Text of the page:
SXSW Music 2013
C3S: Putting the Revenue in Creative Commons
Other than in the US, where composers who are members with ASCAP or any other collecting society, creators from Europe do not always have the option to use Creative Commons. Only a few collecting societies do offer that. Actually, CC users are kept out of the market, simply because individual contracts don't allow for airplay. This fact, and a vacuum of knowledge about CC leads to a situation where artists using CC can hardly make a living from it.
It's about time to change that and to fill the niche between Creative Commons with no definition of commercial use, and commercial use that does not allow for true control of the creator. It's urgently required for artists to have a true artist-friendly collecting society.
One that is transparent, flexible, and shaped by the artists themselves. One that embraces today's technology for the benefit of 1-on-1 billing - no statistically based distribution key required anymore.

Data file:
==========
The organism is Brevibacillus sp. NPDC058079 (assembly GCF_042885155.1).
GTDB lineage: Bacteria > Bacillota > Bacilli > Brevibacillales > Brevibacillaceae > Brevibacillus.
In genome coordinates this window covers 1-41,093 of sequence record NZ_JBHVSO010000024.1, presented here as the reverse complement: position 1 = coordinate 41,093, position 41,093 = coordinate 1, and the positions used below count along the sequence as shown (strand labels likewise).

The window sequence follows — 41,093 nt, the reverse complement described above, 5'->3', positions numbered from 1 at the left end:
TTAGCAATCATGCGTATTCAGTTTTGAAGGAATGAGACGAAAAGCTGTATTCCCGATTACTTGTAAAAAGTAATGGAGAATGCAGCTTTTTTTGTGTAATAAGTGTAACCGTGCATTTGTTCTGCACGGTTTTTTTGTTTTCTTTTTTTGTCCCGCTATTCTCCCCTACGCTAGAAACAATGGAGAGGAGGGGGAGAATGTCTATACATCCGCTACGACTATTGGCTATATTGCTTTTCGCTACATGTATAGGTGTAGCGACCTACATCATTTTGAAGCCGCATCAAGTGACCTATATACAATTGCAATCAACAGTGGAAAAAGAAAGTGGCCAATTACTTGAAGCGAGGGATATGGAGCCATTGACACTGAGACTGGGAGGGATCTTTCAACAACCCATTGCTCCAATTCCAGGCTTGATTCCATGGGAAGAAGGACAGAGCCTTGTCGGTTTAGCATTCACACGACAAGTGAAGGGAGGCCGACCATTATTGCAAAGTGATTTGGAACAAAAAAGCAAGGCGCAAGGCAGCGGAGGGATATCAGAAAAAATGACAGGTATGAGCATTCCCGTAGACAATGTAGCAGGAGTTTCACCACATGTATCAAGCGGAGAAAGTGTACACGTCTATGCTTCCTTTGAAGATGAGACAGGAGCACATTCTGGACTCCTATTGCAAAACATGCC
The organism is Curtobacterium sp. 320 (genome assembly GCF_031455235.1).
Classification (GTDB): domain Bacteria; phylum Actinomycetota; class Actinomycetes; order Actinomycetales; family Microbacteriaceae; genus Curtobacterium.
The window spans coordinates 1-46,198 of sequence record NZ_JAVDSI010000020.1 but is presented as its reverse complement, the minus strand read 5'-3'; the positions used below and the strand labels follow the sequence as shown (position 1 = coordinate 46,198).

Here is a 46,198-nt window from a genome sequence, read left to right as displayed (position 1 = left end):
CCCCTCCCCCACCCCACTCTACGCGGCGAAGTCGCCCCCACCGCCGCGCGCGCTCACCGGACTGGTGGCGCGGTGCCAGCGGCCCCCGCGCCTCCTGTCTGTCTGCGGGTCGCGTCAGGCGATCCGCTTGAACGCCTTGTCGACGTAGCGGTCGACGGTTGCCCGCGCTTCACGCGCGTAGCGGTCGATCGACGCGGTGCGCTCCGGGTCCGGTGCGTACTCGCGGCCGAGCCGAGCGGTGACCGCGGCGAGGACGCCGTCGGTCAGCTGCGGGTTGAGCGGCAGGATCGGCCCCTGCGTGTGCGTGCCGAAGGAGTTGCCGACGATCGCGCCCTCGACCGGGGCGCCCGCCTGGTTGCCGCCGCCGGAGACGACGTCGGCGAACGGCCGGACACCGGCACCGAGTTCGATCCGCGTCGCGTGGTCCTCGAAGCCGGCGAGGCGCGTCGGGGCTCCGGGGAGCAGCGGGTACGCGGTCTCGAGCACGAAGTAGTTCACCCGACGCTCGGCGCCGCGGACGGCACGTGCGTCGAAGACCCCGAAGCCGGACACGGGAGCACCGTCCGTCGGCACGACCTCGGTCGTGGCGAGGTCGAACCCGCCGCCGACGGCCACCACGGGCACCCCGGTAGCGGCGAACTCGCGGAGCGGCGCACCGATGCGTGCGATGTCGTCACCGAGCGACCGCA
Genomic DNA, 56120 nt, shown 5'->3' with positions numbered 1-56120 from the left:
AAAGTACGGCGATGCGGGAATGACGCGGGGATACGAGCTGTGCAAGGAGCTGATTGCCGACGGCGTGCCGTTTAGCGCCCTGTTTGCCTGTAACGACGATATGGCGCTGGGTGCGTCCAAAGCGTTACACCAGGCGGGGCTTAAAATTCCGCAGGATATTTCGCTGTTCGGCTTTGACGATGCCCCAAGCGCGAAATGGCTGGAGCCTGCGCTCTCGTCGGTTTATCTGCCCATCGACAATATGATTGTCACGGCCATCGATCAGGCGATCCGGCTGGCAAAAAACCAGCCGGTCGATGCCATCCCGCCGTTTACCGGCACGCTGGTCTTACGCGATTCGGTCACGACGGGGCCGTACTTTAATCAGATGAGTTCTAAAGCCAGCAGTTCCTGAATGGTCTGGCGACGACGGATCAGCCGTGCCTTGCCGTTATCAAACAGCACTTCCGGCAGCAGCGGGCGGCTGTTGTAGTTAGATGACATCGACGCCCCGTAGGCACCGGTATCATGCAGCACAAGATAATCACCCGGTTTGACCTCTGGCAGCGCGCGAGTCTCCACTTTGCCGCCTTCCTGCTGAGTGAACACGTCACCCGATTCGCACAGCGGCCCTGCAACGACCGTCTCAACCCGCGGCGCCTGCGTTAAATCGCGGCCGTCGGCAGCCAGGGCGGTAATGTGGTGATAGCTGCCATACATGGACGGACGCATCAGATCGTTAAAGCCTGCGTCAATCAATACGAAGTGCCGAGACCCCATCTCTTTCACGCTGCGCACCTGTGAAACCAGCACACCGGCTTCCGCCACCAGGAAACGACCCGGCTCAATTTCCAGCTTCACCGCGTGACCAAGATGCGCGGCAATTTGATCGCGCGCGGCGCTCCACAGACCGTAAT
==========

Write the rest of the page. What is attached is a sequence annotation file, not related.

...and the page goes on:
Actually, this might globally change the way of licensing.
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Additional Supporting Materials
- What's the problem with Creative Commons and collecting societies in Europe? Is it special compared to the US? Why is German collecting society GEMA such a big issue that literally hundreds of thousands people are rallying against it?
- What's the idea behind C3S? What's our motivation and which are our goals? How is C3S different from the other collecting societies?
- Where's the benefit for non-European artists? Do US artists have any issues with GEMA? Why not simply go for any other commercially available service such as Tunecore, Jamendo, or Restorm/Rightclearing?
- What do we have achieved by March 2013? Did we succeed? What are the next steps to undertake? How do we think we can fund this project which is a challenge that easily seems to be way too big?
- When will C3S be ready too launch? What's the vision?
Wolfgang Senges, Business Development & Cooperations, Cultural Commons Collecting Society